Bush Seeks to End Leasing Deals That Lead to Tax Write-Offs
The administration hopes to close some controversial tax loopholes with the set of proposals introduced Tuesday, which could impact the finances of cities that have struck deals involving billions of dollars’ in public property, the New York Times reported.
The proposals also seek to stop the inflated value sometimes given to items such as cars when they are donated to charities; stricter disclosure rules for taxpayers and tax-shelter promoters; and a new restriction on tax-exempt casualty insurance companies, the Times reported.
Treasury estimates show that stopping the leasing agreements would generate $34 billion to the federal tax coffers over the next decade that is now being lost when companies buy into public property and then benefit from the tax write-offs that become available when the property is depreciated. Bush’s proposals would be retroactive to January 2004 but would not affect deals that existed before then.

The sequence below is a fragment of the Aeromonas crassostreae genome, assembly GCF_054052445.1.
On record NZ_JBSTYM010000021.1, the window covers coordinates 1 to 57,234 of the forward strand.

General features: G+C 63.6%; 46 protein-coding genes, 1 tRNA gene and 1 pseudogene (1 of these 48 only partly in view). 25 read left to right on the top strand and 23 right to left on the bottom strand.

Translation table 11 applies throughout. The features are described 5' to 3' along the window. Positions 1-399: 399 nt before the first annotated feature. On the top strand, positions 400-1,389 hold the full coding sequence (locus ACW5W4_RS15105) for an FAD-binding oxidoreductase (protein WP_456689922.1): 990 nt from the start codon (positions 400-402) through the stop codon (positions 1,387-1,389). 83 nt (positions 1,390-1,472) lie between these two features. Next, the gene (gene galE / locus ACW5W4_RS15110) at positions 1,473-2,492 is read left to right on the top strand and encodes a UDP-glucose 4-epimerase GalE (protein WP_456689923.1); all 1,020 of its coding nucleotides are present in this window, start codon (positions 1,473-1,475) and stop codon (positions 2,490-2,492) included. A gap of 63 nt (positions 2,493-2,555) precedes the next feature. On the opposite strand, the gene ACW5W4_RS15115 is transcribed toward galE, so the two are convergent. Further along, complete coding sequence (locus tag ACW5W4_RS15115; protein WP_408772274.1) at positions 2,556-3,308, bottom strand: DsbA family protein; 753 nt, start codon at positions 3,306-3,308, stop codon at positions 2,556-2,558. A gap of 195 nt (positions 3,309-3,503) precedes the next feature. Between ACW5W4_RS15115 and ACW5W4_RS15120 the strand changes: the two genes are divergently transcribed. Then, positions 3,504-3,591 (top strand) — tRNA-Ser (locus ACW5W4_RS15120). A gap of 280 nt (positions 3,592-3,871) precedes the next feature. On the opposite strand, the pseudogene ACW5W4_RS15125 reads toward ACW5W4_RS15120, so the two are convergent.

Federal officials say these leasing deals were designed entirely to avoid federal taxes. "We find very little financial activity going on in these transactions," Pamela F. Olson, assistant secretary of the Treasury in charge of tax policy, told the Times. "There is very little to be said in support of these transactions."
Proponents of the deals say they pump badly needed funds into states and localities that might otherwise not be able to keep their aging systems running.
"These are transactions that benefit the municipalities that allow them to raise needed capital for important infrastructure," Michael Geffrard, president of the Liati Group, a company in New York City that has arranged scores of leasing deals in New York, Chicago and other parts of the country, told the Times. "It allows them to raise money for capital improvements without raising taxes at the local level."